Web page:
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skywalker113
11-22-2007, 01:19 AM
Hello, I am very new to lightwave. I am wondering how people create 3d animation video clips. I have found out how to animate somthing in layout, with only the 3 second time span they give you. I belive they only give you 60 slides. They dont give you anytime at all of create a whole show. Can somone please tell me how it really works?

grn
11-22-2007, 01:33 AM
frame amount setting is next to the keyframeline. from 'Render / Render Globals' you set the frames that will be rendered.

SplineGod
11-22-2007, 03:31 AM
You can set the number of frames you want that are more or less then the amount set by default. If youre going to create an animation you typically want to have a story, create a storyboard, determine the timing of each shot on the board and create your animations based on that and then edit it all together.

ben martin
11-22-2007, 04:36 AM
I belive they only give you 60 slides.
Just click in that END FRAME "60" box and type there any number you want. Then you'll get a new range from fame "0" (zero) to that new input (frame) value you just entered at the END FRAME BOX.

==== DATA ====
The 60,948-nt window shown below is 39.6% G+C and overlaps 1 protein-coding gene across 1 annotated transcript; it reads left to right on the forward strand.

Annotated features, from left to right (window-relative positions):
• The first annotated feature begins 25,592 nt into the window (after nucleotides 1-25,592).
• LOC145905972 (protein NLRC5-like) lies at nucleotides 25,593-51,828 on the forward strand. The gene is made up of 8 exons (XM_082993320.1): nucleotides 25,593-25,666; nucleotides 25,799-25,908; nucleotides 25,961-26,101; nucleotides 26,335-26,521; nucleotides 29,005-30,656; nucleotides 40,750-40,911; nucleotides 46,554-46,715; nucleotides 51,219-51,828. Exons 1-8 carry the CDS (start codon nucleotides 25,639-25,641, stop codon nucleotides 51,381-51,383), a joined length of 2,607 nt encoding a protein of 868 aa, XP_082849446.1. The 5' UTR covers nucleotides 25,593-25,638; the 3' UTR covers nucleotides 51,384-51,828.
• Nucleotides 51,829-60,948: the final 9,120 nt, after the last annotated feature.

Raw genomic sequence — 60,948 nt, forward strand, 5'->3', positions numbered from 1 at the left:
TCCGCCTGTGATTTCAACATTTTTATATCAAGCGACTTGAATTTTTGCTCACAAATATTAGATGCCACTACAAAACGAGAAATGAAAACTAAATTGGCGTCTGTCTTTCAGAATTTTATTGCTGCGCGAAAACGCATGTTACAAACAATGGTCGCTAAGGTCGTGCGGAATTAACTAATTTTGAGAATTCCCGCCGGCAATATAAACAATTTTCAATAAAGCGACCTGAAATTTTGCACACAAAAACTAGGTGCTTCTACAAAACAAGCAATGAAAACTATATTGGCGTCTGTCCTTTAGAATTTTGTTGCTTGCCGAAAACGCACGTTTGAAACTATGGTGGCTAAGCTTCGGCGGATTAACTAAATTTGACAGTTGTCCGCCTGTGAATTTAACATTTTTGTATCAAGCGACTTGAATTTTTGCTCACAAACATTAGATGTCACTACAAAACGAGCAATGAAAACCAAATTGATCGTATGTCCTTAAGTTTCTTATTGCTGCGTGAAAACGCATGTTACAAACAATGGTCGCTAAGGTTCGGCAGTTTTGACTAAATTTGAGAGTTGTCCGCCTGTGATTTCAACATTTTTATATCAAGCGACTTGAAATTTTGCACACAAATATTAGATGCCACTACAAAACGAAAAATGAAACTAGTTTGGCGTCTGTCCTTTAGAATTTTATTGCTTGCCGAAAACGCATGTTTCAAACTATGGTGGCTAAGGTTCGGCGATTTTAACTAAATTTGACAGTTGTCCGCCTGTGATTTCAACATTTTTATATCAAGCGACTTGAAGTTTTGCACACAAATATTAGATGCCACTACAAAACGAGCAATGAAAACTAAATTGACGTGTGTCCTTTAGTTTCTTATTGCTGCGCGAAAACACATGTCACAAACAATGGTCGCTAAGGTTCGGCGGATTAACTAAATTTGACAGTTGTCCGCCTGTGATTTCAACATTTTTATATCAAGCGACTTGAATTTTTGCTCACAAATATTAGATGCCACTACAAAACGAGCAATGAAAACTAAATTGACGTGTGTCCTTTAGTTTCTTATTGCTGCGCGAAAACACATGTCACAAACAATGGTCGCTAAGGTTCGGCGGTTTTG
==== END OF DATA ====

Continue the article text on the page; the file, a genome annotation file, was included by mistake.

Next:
hrgiger
11-22-2007, 10:16 AM
They actually only give you about 2 seconds, going off of 30fps. As Ben said, just change the end frame number to whatever you want.
Oh, and give the manual a try. It explains a lot of basics that you'll find useful.

skywalker113
11-22-2007, 12:23 PM
You can set the number of frames you want that are more or less then the amount set by default. If youre going to create an animation you typically want to have a story, create a storyboard, determine the timing of each shot on the board and create your animations based on that and then edit it all together.

How do you create a storyboard?

iconoclasty
11-22-2007, 12:56 PM
Making a storyboard (http://accad.osu.edu/womenandtech/Storyboard%20Resource/)

google (http://www.google.com)

Surrealist.
11-22-2007, 01:08 PM
A storyboard (http://en.wikipedia.org/wiki/Storyboard) is just a simple series of sketches that can be any form of detail you are capable of drawing. They can be one full page or a series of frames on a page. Here is a page with some templates (http://images.google.com/images?q=Storyboard+templates&hl=en&um=1&ie=UTF-8&sa=X&oi=images&ct=title) to give you an example.

The idea of your story board is to plot out either the pivotal shots in a sequence or each and every camera angle that will be edited. If you have a large crew the storyboard is crucial. If you are a one man operation it is merely a visual aid to first sketch out your ideas before you commit it to animation or film. For a larger crew it becomes not only that but a visual reference point for all involved. Then there is the animatic (http://en.wikipedia.org/wiki/Storyboard) which can take it to another level to check overall timing. They can be stills or partial animations or both.

Some people actually take still cameras and shoot at possible locations to make a storyboard.